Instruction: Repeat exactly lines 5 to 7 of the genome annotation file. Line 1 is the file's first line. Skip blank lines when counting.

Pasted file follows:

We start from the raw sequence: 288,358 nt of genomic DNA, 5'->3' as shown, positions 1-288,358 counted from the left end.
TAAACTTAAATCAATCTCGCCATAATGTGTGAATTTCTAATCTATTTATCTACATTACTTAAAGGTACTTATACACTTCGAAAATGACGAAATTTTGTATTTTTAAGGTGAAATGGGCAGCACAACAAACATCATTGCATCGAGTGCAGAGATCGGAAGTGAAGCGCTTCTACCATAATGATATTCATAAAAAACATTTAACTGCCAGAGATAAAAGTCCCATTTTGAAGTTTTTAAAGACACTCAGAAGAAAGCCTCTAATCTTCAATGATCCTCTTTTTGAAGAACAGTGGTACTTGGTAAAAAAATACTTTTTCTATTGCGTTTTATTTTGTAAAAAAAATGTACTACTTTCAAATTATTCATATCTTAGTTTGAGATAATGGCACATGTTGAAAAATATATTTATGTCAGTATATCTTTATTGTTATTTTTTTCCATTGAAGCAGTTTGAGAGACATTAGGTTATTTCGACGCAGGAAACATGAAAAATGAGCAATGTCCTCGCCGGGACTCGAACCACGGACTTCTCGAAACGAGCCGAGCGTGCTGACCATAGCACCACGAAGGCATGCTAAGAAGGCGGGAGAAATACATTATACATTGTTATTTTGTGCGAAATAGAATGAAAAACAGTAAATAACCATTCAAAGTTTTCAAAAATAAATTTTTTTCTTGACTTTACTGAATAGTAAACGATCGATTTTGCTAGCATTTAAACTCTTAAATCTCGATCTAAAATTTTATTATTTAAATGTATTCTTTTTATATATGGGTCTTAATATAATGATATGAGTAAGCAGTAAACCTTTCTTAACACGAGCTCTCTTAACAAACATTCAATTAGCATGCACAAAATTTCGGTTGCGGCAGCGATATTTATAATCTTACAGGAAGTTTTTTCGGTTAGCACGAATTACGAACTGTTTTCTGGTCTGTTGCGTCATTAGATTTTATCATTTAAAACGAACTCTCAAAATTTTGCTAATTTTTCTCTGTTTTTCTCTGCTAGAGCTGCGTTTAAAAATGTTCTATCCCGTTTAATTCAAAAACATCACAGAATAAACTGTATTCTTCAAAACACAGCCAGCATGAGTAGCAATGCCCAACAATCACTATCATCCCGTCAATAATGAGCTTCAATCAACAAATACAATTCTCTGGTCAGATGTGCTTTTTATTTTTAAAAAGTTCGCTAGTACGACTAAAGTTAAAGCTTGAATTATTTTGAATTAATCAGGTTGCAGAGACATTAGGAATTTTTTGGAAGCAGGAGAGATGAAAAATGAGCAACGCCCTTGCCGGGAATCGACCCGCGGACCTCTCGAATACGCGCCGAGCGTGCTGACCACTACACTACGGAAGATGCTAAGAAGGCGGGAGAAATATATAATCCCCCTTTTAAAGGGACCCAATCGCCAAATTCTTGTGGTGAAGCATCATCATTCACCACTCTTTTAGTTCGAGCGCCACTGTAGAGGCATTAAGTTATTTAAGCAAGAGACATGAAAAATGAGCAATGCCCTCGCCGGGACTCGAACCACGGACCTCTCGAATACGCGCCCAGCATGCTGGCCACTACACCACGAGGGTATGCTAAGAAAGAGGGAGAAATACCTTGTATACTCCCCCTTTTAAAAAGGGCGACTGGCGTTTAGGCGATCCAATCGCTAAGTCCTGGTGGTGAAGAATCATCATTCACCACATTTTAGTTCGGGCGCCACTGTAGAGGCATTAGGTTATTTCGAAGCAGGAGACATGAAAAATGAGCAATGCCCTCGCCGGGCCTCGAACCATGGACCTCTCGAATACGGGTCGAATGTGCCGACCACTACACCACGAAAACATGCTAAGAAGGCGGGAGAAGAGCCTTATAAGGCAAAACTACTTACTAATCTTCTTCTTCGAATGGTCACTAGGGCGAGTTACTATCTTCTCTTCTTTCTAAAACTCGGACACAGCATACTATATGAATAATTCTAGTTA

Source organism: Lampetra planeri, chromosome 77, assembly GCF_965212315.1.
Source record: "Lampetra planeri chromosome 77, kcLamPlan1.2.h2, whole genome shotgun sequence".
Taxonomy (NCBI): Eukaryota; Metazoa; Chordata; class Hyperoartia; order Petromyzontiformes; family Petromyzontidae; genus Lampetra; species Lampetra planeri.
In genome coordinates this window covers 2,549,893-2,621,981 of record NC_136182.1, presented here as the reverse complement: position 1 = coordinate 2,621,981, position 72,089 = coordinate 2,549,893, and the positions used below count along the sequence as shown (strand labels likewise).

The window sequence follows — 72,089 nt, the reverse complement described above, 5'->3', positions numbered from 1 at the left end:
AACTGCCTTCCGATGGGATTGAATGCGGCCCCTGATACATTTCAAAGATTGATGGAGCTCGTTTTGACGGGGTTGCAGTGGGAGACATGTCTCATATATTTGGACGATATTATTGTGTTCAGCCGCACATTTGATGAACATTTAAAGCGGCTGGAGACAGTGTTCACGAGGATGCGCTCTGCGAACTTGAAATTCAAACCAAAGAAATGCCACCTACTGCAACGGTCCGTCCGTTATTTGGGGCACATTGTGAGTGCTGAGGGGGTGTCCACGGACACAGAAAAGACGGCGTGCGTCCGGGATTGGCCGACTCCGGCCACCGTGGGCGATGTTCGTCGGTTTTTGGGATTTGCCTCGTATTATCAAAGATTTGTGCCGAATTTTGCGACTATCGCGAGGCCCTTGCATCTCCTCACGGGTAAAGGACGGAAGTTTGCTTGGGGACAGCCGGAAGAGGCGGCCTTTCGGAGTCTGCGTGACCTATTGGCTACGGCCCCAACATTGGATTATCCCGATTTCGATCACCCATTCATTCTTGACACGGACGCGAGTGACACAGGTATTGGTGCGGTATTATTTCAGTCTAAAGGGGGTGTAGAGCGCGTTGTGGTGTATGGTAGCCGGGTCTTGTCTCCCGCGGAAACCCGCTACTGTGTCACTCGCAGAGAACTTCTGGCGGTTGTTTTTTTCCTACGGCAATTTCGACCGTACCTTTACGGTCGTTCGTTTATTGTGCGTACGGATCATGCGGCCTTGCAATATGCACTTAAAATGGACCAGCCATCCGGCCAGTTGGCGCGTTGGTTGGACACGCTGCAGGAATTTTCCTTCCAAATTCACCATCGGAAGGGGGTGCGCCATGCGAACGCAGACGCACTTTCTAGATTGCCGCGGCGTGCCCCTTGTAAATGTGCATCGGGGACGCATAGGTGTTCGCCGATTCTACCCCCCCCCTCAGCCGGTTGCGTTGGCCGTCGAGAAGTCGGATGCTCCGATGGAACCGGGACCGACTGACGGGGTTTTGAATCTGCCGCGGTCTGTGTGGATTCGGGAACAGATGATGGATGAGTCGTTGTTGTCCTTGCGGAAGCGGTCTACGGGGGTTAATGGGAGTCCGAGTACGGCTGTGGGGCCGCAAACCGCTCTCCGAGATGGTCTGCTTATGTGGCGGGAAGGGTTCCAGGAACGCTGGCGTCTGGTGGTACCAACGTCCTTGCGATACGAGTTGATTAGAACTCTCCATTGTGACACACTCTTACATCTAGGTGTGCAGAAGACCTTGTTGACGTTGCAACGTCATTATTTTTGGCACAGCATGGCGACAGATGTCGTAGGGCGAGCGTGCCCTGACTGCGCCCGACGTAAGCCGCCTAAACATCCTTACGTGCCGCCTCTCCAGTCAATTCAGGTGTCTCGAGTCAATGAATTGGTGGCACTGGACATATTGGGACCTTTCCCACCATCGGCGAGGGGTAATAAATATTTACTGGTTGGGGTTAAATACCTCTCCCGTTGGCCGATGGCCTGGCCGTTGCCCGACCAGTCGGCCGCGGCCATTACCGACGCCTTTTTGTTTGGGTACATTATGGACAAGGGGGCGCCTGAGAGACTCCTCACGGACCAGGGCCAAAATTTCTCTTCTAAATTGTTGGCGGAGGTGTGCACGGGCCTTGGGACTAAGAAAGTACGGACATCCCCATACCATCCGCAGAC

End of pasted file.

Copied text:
Taxonomy (NCBI): Eukaryota; Metazoa; Chordata; class Hyperoartia; order Petromyzontiformes; family Petromyzontidae; genus Lampetra; species Lampetra planeri.
In genome coordinates this window covers 2,549,893-2,621,981 of record NC_136182.1, presented here as the reverse complement: position 1 = coordinate 2,621,981, position 72,089 = coordinate 2,549,893, and the positions used below count along the sequence as shown (strand labels likewise).

The window sequence follows — 72,089 nt, the reverse complement described above, 5'->3', positions numbered from 1 at the left end: